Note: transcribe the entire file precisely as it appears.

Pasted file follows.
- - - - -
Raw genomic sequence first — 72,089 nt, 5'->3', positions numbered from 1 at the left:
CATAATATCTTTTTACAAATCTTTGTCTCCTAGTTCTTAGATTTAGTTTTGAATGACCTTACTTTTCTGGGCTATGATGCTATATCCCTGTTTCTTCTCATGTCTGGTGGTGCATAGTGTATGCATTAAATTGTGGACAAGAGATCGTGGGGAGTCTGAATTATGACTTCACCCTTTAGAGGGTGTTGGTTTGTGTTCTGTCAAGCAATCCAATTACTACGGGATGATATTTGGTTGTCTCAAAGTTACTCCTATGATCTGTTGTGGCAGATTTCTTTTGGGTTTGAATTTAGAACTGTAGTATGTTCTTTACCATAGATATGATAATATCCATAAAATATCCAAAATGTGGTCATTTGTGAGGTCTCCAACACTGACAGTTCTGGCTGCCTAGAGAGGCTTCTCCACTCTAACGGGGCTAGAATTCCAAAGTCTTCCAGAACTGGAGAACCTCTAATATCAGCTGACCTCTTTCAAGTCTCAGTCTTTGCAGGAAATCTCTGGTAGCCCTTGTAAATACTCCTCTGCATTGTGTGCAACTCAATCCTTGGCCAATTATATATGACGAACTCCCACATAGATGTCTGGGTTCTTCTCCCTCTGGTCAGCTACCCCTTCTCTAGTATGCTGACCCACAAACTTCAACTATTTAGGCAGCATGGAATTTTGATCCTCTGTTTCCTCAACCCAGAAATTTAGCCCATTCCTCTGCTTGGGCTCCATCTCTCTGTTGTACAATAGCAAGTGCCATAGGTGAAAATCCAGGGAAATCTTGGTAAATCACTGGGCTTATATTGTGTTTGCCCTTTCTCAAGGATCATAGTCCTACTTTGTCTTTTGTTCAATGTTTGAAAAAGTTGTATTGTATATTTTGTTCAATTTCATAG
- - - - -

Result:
Raw genomic sequence first — 72,089 nt, 5'->3', positions numbered from 1 at the left:
CATAATATCTTTTTACAAATCTTTGTCTCCTAGTTCTTAGATTTAGTTTTGAATGACCTTACTTTTCTGGGCTATGATGCTATATCCCTGTTTCTTCTCATGTCTGGTGGTGCATAGTGTATGCATTAAATTGTGGACAAGAGATCGTGGGGAGTCTGAATTATGACTTCACCCTTTAGAGGGTGTTGGTTTGTGTTCTGTCAAGCAATCCAATTACTACGGGATGATATTTGGTTGTCTCAAAGTTACTCCTATGATCTGTTGTGGCAGATTTCTTTTGGGTTTGAATTTAGAACTGTAGTATGTTCTTTACCATAGATATGATAATATCCATAAAATATCCAAAATGTGGTCATTTGTGAGGTCTCCAACACTGACAGTTCTGGCTGCCTAGAGAGGCTTCTCCACTCTAACGGGGCTAGAATTCCAAAGTCTTCCAGAACTGGAGAACCTCTAATATCAGCTGACCTCTTTCAAGTCTCAGTCTTTGCAGGAAATCTCTGGTAGCCCTTGTAAATACTCCTCTGCATTGTGTGCAACTCAATCCTTGGCCAATTATATATGACGAACTCCCACATAGATGTCTGGGTTCTTCTCCCTCTGGTCAGCTACCCCTTCTCTAGTATGCTGACCCACAAACTTCAACTATTTAGGCAGCATGGAATTTTGATCCTCTGTTTCCTCAACCCAGAAATTTAGCCCATTCCTCTGCTTGGGCTCCATCTCTCTGTTGTACAATAGCAAGTGCCATAGGTGAAAATCCAGGGAAATCTTGGTAAATCACTGGGCTTATATTGTGTTTGCCCTTTCTCAAGGATCATAGTCCTACTTTGTCTTTTGTTCAATGTTTGAAAAAGTTGTATTGTATATTTTGTTCAATTTCATAG